Not that this isnt enjoyable, my general knowledge of history is shaky at best so this book felt like a refresher course in the numerous ancient civilisations that have reined.

The problem is though that youve probaly heard it all before, the same goes for alot of the animal behaviour/psychology experiments that are scattered throughout the book as well. Alot of the evidence used is really common knowledge that you could probably find in a modestly stocked local library.

This is a disapointment as given the size of the bibliography i was expecting Bloom to draw on some incredibly esoteric and interesting sources. Not that he doesnt - he does, but very very rarely.

I understand though that this is a book intended to appeal to the casual reader so i am prehaps being alittle too harsh, and have maybe allowed my expectations to get the better of me here.
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1 of 1 people found the following review helpful By David Wood on 25 Mar 2008
Format: Paperback
Don't let the weird title "The Lucifer Principle" put you off. This book is full of fascinating facts, covering many eras of human history, anthropology and (even more fascinatingly) animal behaviour, that shed light on human characteristics. The notes section alone covers 70 pages, in small print, and is full of jumping-off points for further reading.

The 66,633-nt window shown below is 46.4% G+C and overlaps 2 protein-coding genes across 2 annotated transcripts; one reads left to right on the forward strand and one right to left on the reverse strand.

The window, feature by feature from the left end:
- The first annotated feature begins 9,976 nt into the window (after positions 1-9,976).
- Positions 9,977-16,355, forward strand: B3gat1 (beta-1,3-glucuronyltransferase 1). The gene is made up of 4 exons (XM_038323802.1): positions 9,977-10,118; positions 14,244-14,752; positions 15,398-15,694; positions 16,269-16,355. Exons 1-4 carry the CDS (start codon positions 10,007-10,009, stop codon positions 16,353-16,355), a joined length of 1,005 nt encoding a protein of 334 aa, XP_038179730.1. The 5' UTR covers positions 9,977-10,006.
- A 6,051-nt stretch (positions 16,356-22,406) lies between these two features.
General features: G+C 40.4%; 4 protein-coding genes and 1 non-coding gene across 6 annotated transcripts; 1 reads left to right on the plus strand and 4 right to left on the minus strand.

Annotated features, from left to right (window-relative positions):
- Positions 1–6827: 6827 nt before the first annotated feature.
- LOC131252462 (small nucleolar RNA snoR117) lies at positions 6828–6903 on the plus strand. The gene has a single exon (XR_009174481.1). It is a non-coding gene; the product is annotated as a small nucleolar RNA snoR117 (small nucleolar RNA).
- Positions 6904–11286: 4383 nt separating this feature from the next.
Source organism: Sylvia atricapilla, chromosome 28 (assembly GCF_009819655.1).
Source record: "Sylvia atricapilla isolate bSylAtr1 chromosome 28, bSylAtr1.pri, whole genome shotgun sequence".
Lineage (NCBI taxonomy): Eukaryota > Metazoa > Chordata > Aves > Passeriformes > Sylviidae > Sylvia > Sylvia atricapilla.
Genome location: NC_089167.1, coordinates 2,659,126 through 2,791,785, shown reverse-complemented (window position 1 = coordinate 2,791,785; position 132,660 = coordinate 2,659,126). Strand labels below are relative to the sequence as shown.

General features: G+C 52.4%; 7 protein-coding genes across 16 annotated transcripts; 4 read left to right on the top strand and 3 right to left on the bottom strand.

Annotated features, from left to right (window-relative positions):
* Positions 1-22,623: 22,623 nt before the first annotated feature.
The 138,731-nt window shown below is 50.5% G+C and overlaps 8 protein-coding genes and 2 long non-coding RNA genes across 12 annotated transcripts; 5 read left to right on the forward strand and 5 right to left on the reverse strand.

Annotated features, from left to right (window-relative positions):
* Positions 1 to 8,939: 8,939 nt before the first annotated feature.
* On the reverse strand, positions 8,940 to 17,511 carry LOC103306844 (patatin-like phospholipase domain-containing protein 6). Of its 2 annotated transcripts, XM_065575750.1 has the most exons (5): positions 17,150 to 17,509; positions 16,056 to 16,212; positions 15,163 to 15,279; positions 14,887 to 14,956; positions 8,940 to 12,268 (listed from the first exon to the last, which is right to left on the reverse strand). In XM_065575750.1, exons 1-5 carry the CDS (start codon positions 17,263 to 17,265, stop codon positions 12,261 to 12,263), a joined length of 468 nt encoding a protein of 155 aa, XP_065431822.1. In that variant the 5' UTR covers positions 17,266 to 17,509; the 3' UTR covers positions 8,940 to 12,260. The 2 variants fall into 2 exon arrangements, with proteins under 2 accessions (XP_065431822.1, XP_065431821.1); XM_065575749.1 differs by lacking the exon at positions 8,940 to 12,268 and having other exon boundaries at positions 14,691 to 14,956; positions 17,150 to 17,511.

The basic principle is that human instincts to anger, violence, depression, sabotage, etc - the instincts which some religions try to explain as being due to a devil or a Fall of Man, and which some modern philosophies try to blame on capitalism or western imperialism (etc) - arise much deeper in the workings of nature. These hugely destructive instincts are present because they propel progress - allowing individuals or groups to rise higher up the pecking order in whatever society they exist.

The book has a strong emphasis on looking at groups, rather than just individuals, as the basis for selection and survival. Another word for this in the book is "superorganism". Individual behaviours that initially seem baffling - eg a tendency to suicide - suddenly make more sense from the group point of view. Within human socieity, groups are organised by memes, with religion being one of the key examples.

Because of the astonishing scope of the book, it's easy to nit-pick here and there. But weighing everything up, it's hard to deny the main claims of this book - the evidence it gathers is so extensive and persuasively argued. Anyone who still hankers any illusion about "Gentle Mother Nature" or "Nature Knows Best" should read this book. Likewise for anyone who takes a benign view on religious influence. It's up to us who read it and understand it to take the steps to prise mankind out of our deeply embedded but flawed natural characteristics. There are some hints in the final chapters about how this could happen, but that's the weakest part of the book.